As tax season rolls around every year, the complicated codes and laws make the average person cringe. One of the solutions that has been offered year after year is a flat tax instead of the complicated series of different taxes. In a flat tax scenario, a certain percentage of a person’s income, say 15%, would be assessed. It wouldn’t matter if someone earned $100 per week or $10,000 per week. The assessment would be the same. Is a flat tax a good idea? Here are some of the pros and cons to consider of changing over to a system of flat taxation.
What Are the Pros of a Flat Tax?
1. It is a system that is completely fair to every household.
It is difficult to complain about how many taxes one demographic pays over the other when everyone is paying the same percentage of their income. It would also create a natural incentive to earn more, unlike the current tax code which can effectively double the income tax rate in certain circumstances with higher wages.
2. It still generates massive amounts of revenues.
What is problematic about the current tax code is that there is a unique system of credits and deductions that can alter a household’s income dramatically. Many of the bigger credits and deductions go to the households that make more money overall. A flat tax system eliminates all of the mess and still generates a lot of revenues to be used for the public good.
3. It is a system that is much less complicated.
Instead of spending hours trying to determine which deduction can be used here and which credit can be used over there, everyone can use their books to determine their net income and then pay the flat tax based on those figures. It would also lower tax preparation costs because the average person could do their own taxes quite easily.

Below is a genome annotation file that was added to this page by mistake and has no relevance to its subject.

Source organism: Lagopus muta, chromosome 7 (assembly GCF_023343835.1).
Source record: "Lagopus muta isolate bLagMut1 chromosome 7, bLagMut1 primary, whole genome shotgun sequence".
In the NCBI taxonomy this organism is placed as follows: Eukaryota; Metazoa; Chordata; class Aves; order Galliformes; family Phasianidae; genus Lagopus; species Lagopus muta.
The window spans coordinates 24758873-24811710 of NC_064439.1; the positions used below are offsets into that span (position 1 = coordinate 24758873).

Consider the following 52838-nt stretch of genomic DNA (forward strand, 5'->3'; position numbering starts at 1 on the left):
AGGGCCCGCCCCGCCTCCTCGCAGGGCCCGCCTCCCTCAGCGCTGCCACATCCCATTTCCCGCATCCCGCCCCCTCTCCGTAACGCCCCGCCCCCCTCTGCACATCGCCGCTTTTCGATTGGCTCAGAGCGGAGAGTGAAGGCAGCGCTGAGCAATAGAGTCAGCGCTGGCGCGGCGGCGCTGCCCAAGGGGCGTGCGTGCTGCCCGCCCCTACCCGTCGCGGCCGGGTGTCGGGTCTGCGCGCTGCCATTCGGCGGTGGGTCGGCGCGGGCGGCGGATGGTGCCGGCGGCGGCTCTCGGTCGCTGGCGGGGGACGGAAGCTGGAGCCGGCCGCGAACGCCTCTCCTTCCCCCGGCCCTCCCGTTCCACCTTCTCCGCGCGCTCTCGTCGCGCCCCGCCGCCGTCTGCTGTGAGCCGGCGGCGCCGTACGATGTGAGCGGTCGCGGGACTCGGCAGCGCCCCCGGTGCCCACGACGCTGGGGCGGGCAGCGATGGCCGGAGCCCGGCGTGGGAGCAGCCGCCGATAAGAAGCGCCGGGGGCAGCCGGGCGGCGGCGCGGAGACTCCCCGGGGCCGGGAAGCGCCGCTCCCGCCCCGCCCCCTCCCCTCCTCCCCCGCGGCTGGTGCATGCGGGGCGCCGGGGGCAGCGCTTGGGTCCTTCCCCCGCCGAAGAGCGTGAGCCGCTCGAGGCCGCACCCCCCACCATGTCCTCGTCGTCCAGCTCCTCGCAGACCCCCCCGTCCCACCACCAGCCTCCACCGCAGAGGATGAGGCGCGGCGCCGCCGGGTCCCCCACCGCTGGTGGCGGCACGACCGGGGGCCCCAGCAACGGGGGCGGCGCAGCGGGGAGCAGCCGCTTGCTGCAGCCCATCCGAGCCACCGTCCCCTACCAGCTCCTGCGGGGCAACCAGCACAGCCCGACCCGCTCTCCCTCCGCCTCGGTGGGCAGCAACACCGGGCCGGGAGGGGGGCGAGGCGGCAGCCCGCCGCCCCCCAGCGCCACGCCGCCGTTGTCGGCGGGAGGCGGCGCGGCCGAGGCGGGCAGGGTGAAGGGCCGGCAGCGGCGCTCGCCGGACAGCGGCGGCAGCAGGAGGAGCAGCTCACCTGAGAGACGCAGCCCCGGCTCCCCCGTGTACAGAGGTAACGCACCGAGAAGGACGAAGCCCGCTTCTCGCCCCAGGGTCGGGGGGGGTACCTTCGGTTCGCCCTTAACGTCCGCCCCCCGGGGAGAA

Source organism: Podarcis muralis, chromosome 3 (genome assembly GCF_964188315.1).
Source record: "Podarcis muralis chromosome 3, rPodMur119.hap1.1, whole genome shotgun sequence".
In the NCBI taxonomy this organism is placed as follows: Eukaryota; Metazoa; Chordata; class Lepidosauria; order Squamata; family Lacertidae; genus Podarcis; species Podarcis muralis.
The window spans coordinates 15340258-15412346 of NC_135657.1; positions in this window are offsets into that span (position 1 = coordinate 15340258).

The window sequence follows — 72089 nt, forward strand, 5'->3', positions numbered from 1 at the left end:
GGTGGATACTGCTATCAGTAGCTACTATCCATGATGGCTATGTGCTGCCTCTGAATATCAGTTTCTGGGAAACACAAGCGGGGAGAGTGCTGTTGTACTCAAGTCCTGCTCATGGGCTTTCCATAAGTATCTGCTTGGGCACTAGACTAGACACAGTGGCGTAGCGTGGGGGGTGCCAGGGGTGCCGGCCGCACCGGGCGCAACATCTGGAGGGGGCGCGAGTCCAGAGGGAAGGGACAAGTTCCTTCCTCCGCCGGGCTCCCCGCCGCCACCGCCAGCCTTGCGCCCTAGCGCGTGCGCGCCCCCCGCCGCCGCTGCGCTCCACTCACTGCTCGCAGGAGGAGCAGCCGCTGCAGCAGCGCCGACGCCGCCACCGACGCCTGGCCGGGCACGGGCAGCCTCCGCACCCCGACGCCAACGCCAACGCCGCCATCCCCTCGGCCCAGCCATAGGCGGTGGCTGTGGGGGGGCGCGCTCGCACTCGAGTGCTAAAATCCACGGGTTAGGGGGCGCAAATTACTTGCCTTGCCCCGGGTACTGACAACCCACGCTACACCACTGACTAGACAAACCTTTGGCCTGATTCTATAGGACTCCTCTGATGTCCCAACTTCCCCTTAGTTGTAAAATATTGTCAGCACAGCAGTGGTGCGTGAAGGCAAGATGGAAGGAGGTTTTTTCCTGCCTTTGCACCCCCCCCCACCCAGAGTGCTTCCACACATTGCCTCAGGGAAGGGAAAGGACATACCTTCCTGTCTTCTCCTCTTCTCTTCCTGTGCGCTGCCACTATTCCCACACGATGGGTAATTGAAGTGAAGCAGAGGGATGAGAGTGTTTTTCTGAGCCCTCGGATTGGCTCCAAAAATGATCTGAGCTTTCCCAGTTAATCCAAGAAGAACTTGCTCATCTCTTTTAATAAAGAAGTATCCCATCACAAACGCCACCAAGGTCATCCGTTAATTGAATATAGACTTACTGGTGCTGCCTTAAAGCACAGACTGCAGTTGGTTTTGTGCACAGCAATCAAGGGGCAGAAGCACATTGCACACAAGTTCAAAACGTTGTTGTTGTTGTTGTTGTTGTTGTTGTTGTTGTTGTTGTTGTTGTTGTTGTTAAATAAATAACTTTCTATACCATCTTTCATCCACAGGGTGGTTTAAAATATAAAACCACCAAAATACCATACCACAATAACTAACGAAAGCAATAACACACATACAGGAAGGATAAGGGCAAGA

What Are the Cons of a Flat Tax?
1. It could penalize the workers who earn below the poverty line.
If everyone is required to put the same skin into the game, then workers below the poverty line who may not pay any taxes under the current tax code may be forced to contribute. This means that the heaviest burden in this change would be placed on the poorest demographics.
2. It may increase the overall wealth gap.
The top 1% in the United States currently earn a vast majority of the income in the population. With a flat tax, the potential is there for the wealth gap to continue expanding because the poor would be paying a greater percentage of their income than before, while the wealthy would be potentially paying less.
3. It may not generate as much revenue as the current system.
The flat tax system is based on the trickle down solutions that were tried in the 1980s. In theory it works, but many of the wealthy class hoard their benefits instead of spending the money they get so that it trickles down to the poorer classes. In reality, a flat tax system could very well generate less revenue overall because those with the most money would be taxed less.
Should taxes be 100% fair? A flat tax system would create such an environment. By weighing the advantages and disadvantage of this type of law, we can all come together to determine if this is the right course of action to pursue.